The Book of Job

( 3 )

Overview

"An extraordinary and invaluable version of this great biblical treasure."—David R. Slavitt, Philadelphia Inquirer
One of the most powerful and unsettling Bible stories, The Book of Job undermines the claim that our world is governed by justice and meaning. It does so through a poetry of unsurpassed beauty captured in Raymond Scheindlin's superb new translation. Scheindlin's Job is not a patient sufferer but a defiant man who eloquently demands an argument with God. Job's words land like a fist, but he is left ...

See more details below
Other sellers (Paperback)
  • All (10) from $8.00   
  • New (6) from $9.36   
  • Used (4) from $8.00   
Sending request ...

Overview

"An extraordinary and invaluable version of this great biblical treasure."—David R. Slavitt, Philadelphia Inquirer
One of the most powerful and unsettling Bible stories, The Book of Job undermines the claim that our world is governed by justice and meaning. It does so through a poetry of unsurpassed beauty captured in Raymond Scheindlin's superb new translation. Scheindlin's Job is not a patient sufferer but a defiant man who eloquently demands an argument with God. Job's words land like a fist, but he is left speechless by God's reply from the storm — a commanding survey of creation and a challenge to man's place in it. Job's acceptance of God's power comes with a dignity and freshness that makes it compelling even today. In Scheindlin's vivid translation an ancient text speaks to us directly of timeless questions and passions. A selection of the Book-of-the-Month Club, History Book Club, Quality Paperback Book Club, and Jewish Book Club

Read More Show Less

Editorial Reviews

Andy Brumer
. . .Scheindlin. . .translates the biblical Hebrew into language that is mellifluous and eloquent, yet contemporary in tone. —The New York Times Book Review
Publishers Weekly - Publisher's Weekly
The Book of Job addresses eternal questions about humanity's place in God's creation, the presence of evil in the world, God's responsibility for the existence of evil and humans' ability to understand God's ways. Scheindlin, professor of medieval Hebrew literature at the Jewish Theological Seminary of America, offers a new translation of Job. Scheindlin writes in the introduction that he tried to let the text itself suggest its own translation and interfere as little as possible. He wanted to produce a translation that would reflect the poetic values specific to biblical Hebrew. In Scheindlin's translation, Job is an angry yet hopeful character who knows that his suffering is undeserved and demands an audience with God. Thus, Job cries, 'Let God weigh me in an honest balance/ He will have to see my innocence./ If only I had someone to hear me!' In Scheindlin's fresh lyrical verse, we can once again feel Job's pain and distress as he attempts to understand why he is suffering.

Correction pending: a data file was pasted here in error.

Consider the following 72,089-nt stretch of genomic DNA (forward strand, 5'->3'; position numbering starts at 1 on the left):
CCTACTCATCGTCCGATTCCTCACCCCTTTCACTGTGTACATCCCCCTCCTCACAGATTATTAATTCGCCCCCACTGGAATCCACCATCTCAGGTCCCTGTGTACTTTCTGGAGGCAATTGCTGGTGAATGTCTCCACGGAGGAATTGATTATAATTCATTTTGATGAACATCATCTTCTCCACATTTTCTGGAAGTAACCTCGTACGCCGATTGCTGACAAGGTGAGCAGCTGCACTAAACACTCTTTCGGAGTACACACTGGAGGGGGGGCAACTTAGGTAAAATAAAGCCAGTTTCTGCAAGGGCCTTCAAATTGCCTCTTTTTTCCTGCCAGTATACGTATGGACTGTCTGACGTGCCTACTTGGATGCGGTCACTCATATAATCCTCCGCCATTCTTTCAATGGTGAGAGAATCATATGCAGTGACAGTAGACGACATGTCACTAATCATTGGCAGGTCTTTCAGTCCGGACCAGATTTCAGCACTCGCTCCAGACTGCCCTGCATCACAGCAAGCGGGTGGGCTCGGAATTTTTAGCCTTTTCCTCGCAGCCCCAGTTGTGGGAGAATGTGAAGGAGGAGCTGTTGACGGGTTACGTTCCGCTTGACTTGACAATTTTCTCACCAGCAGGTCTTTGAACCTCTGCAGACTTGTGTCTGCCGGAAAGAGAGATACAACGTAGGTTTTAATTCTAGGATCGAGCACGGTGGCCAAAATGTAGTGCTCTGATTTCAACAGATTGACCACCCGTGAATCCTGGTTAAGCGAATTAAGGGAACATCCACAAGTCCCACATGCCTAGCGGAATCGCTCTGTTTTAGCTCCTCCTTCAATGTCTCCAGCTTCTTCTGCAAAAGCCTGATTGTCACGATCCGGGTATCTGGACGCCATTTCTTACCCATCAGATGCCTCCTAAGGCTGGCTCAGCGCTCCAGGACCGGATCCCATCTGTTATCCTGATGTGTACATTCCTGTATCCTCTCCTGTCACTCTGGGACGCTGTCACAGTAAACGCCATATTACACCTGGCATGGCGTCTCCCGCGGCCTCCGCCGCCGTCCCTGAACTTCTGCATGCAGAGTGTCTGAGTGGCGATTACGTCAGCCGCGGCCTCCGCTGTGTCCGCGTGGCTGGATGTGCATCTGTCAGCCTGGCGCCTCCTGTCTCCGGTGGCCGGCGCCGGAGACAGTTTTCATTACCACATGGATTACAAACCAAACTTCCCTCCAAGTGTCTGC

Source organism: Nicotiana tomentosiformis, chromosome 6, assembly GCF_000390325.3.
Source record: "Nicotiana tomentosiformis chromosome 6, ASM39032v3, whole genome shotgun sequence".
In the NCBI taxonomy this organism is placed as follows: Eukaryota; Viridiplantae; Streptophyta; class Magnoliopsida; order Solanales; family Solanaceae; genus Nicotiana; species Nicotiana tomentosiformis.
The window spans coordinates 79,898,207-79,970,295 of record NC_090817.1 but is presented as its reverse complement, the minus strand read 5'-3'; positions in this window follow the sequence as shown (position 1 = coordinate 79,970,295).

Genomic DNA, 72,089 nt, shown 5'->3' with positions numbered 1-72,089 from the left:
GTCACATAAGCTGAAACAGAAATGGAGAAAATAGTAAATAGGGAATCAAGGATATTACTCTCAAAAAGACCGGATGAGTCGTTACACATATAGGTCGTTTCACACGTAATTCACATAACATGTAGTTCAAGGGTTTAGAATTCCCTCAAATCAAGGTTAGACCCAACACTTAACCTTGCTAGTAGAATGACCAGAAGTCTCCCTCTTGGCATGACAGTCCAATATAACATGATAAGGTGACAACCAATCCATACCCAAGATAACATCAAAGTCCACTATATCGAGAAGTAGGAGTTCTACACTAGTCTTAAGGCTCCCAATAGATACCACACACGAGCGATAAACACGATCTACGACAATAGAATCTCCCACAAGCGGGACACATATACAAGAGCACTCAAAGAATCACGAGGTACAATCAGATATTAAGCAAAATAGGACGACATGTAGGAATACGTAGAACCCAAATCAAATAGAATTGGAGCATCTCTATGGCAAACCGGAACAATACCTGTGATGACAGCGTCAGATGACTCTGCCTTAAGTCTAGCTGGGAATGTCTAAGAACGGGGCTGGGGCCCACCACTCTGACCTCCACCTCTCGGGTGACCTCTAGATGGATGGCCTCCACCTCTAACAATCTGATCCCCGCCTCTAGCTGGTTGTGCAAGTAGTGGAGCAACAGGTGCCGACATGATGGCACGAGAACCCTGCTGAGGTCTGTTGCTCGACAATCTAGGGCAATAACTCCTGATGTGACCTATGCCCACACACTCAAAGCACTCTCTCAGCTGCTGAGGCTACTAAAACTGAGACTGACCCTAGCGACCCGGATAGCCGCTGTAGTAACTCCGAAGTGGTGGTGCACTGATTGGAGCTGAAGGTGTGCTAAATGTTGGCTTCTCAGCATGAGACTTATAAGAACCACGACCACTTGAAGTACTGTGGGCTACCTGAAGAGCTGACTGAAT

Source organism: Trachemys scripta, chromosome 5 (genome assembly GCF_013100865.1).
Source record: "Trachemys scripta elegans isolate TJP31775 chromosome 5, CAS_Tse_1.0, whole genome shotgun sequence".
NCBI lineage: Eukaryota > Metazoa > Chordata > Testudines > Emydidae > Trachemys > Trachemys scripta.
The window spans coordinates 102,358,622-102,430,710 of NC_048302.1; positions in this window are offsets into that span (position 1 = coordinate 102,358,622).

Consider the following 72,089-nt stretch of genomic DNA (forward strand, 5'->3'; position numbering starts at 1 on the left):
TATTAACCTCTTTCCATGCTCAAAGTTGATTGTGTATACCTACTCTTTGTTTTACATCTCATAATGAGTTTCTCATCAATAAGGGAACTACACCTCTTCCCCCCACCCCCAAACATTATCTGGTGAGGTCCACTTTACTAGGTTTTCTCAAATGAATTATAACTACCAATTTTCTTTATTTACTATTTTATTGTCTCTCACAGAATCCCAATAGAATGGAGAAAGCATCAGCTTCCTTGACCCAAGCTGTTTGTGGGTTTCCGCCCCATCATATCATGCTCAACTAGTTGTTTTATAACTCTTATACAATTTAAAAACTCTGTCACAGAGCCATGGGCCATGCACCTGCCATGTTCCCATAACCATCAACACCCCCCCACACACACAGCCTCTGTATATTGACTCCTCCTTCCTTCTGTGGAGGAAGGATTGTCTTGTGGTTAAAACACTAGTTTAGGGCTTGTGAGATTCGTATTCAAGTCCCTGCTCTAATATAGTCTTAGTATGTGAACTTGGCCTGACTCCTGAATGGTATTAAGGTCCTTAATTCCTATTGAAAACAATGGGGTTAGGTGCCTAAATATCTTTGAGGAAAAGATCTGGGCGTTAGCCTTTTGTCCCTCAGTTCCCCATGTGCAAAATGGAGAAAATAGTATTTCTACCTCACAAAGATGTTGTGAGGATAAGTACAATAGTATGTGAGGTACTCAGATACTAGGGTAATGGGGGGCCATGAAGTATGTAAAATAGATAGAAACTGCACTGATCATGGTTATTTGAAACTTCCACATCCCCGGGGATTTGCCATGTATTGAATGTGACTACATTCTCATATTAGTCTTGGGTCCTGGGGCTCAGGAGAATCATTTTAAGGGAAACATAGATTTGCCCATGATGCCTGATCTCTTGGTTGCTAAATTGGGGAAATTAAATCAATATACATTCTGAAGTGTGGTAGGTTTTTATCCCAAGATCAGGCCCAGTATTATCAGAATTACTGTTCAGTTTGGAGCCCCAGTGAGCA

Library Journal
Scheindlin (medieval Hebrew literature, Jewish Theological Seminary of America) provides a powerful, colloquial translation of the Book of Job, a biblical book that raises important questions about human suffering, the nature of evil, goodness, merit, and justice. Contrary to much contemporary scholarship, Scheindlin's helpful introduction attributes coherence and unity to Job in its final form. This translation seems more direct, contemporary, and forceful than the New International Version (NIV), the New Revised Standard Version (NRSV), and the new Jewish Publication Society (JPS) translation. Scheindlin's Job, scandalized by undeserved suffering, angrily calls God to account while courageously facing the disproportion between himself and God. -- Carolyn M. Craft, Longwood College., Farmville, Virginia
Andy Brumer
. . .Scheindlin. . .translates the biblical Hebrew into language that is mellifluous and eloquent, yet contemporary in tone. -- The New York Times Book Review
Gabriel Josipovici
Scheindlin's excellent introduction and notes, as well as his fine translation and the way he lays the text out on the page, make us feel as though we were reading this well-known and mysterious work for the first time.
Times Literary Supplement
Read More Show Less

Product Details

  • ISBN-13: 9780393319002
  • Publisher: Norton, W. W. & Company, Inc.
  • Publication date: 5/28/1999
  • Pages: 240
  • Sales rank: 194,538
  • Product dimensions: 5.10 (w) x 7.80 (h) x 0.60 (d)

Meet the Author